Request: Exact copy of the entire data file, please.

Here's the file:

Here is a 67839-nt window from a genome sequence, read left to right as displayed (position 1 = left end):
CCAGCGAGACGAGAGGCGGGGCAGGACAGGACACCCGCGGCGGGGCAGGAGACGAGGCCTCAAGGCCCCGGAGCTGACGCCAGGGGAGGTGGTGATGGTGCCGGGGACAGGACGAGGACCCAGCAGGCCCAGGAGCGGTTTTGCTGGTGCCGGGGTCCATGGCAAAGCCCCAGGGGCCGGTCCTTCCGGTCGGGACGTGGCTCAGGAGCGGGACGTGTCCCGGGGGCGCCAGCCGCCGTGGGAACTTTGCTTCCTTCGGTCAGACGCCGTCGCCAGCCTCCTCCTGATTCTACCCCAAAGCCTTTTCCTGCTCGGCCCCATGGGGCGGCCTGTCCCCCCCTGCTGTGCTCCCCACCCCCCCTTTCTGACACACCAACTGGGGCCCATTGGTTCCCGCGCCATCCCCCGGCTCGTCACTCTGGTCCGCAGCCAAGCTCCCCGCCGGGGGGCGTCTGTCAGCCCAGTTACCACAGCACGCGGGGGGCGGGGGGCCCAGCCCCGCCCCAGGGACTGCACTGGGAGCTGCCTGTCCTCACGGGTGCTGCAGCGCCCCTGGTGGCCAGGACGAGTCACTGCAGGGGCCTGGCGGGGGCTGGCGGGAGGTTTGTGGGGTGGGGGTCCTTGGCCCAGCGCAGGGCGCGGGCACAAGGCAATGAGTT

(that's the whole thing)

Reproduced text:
Here is a 67839-nt window from a genome sequence, read left to right as displayed (position 1 = left end):
CCAGCGAGACGAGAGGCGGGGCAGGACAGGACACCCGCGGCGGGGCAGGAGACGAGGCCTCAAGGCCCCGGAGCTGACGCCAGGGGAGGTGGTGATGGTGCCGGGGACAGGACGAGGACCCAGCAGGCCCAGGAGCGGTTTTGCTGGTGCCGGGGTCCATGGCAAAGCCCCAGGGGCCGGTCCTTCCGGTCGGGACGTGGCTCAGGAGCGGGACGTGTCCCGGGGGCGCCAGCCGCCGTGGGAACTTTGCTTCCTTCGGTCAGACGCCGTCGCCAGCCTCCTCCTGATTCTACCCCAAAGCCTTTTCCTGCTCGGCCCCATGGGGCGGCCTGTCCCCCCCTGCTGTGCTCCCCACCCCCCCTTTCTGACACACCAACTGGGGCCCATTGGTTCCCGCGCCATCCCCCGGCTCGTCACTCTGGTCCGCAGCCAAGCTCCCCGCCGGGGGGCGTCTGTCAGCCCAGTTACCACAGCACGCGGGGGGCGGGGGGCCCAGCCCCGCCCCAGGGACTGCACTGGGAGCTGCCTGTCCTCACGGGTGCTGCAGCGCCCCTGGTGGCCAGGACGAGTCACTGCAGGGGCCTGGCGGGGGCTGGCGGGAGGTTTGTGGGGTGGGGGTCCTTGGCCCAGCGCAGGGCGCGGGCACAAGGCAATGAGTT